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Day Tripping: Shall We Have a Hospital?

Kathi Caldwell-Hopper - September 30, 2013





Nursing students

Students at Laconia Hospital’s nursing school.

I was on my way to the Laconia Public Library recently to do some story research. I had notebook, pen, and pencil in hand and was prepared for an afternoon of eventual eyestrain due to reading too many research books and staring too long at microfilm of old area newspapers.

When I do research, I get myself in the mindset ahead of time. No distractions and no heavy lunch that could cause mid-afternoon sleepiness. No scheduled appointments to interrupt or pull me away from the task at hand.

The idea of doing research was a good one but I found, upon entering the library, that I was immediately distracted. Not by a new book or video or anything along those lines. No, it was an exhibit that distracted me. I saw a sign that said “Shall we have a Hospital” and I was intrigued.

It’s happened before and I am sure it will happen again: I get interested in a new and wonderful exhibit in the second floor exhibition space of the library. A large circular room is the chosen space for the Laconia Historical and Museum Society’s changing exhibits. I’ve been thrilled with such past exhibits as the history of baseball in Laconia; as well as manufacturing, police, women’s clubs, and other exhibits/subject matter.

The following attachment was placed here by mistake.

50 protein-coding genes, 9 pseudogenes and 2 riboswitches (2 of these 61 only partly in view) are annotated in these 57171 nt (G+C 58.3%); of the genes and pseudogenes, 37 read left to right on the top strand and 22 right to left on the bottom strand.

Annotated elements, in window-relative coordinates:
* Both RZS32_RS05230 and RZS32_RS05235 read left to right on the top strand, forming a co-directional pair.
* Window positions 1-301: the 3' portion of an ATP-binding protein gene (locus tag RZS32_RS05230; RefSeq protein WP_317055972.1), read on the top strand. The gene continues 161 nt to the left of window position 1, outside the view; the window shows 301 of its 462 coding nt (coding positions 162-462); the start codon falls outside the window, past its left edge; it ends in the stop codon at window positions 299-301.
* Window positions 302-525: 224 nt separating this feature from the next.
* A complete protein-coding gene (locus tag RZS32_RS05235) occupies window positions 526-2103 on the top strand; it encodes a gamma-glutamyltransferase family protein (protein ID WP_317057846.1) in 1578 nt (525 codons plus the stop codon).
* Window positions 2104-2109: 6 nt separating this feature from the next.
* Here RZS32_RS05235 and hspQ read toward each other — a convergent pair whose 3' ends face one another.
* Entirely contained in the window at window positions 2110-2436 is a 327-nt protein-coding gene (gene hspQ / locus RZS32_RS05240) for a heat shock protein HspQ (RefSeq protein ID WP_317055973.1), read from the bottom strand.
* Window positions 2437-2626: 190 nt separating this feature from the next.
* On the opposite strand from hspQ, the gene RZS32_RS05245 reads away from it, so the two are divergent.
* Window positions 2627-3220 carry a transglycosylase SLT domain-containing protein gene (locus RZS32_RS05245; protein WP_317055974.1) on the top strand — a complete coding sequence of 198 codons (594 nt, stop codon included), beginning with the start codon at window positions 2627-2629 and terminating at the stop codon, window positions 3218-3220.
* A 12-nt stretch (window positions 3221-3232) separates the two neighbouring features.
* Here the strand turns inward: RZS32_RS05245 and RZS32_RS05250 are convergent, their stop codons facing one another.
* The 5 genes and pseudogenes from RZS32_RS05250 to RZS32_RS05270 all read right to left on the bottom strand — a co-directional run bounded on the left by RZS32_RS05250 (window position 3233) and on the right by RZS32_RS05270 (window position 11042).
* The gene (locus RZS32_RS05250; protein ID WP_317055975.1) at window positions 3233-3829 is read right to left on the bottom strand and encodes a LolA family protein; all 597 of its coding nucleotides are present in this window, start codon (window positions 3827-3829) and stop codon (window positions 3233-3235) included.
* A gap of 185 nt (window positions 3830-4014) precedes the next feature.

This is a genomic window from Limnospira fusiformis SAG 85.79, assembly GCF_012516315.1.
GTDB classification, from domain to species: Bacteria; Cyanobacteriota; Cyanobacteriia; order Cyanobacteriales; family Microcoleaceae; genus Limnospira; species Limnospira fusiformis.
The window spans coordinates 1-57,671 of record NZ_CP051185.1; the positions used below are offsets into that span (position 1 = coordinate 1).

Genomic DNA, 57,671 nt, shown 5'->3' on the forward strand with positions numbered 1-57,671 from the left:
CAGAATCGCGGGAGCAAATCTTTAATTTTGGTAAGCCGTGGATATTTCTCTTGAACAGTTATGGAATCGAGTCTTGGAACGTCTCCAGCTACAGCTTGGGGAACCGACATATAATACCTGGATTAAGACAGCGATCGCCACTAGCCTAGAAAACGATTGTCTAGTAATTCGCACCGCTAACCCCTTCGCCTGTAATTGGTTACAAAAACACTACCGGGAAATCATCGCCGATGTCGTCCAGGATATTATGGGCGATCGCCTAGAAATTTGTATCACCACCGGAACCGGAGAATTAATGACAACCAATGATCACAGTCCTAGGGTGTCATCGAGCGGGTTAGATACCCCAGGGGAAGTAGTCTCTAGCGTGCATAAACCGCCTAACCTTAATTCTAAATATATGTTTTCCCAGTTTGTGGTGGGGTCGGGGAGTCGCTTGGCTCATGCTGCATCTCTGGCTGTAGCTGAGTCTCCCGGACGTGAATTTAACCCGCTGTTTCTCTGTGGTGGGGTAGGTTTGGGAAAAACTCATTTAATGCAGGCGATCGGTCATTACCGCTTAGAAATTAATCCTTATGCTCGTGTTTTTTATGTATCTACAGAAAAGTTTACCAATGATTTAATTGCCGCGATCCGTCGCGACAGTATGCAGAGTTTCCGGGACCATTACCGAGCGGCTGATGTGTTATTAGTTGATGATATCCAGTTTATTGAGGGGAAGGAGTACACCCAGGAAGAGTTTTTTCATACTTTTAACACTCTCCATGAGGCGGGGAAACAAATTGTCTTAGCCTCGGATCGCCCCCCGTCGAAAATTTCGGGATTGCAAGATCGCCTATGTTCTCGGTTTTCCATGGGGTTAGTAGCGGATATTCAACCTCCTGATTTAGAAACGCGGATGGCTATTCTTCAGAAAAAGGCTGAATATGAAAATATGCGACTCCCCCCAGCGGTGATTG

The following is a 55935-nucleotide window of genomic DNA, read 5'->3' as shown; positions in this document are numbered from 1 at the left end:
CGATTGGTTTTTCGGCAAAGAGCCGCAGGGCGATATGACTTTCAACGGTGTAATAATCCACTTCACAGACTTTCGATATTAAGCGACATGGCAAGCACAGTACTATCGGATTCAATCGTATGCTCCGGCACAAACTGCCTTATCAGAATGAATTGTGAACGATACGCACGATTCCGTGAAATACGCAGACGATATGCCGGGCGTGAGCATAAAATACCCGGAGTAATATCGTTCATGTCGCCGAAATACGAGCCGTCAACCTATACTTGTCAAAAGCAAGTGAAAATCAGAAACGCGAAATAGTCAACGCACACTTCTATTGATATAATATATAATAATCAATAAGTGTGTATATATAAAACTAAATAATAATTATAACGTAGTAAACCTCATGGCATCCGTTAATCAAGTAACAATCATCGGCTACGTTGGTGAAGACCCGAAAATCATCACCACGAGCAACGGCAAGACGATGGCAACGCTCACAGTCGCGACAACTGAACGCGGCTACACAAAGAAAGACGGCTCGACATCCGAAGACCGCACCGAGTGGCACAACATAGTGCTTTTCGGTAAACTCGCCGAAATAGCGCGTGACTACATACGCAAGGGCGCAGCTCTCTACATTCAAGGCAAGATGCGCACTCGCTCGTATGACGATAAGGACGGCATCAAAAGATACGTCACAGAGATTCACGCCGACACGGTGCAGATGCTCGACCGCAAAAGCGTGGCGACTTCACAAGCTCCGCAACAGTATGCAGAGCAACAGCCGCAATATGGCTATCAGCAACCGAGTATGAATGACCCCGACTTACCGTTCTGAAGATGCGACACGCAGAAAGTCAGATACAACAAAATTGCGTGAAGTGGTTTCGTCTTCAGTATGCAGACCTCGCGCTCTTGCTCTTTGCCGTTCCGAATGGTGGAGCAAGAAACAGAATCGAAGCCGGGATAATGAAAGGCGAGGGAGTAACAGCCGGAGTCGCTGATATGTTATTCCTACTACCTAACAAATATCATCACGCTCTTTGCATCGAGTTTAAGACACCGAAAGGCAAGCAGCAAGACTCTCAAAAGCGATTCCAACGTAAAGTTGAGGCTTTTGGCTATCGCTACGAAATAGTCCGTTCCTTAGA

The historical society is a constant surprise in the fun and often-funky subjects they come up with. “Who would’ve thought of an exhibit on this or that subject?” I muse after viewing great displays of local memorabilia and historical items. Further, I always learn something I never knew before about the area and its history.

Thus, an exhibit on the Laconia medical world, I knew, would be fascinating. With all thoughts of my research project shoved aside, I made my way to the exhibit space and was immediately enthralled. Such alluring items as a mannequin dressed in a well-starched 1940s nurse’s uniform and old medical equipment lured me into the exhibit.

There was certainly a lot to see and read: A number of posters around the room with accompanying photos told the story, chronologically, of how Laconia’s push to provide a hospital came about. Subsequent posters and displays helped the story unfold.

It was not an easy task, I soon learned, to bring a hospital to the city.

The first display/poster was called “Local Matters” and was an enlargement of a Laconia Democrat newspaper article dated Nov. 27, 1891. The wording was verbose by today’s standards, but I love such writing from the Victorian period. (I have always wondered, did people really talk like that back then, or was it just that they wrote in a flowery, stylized manner?)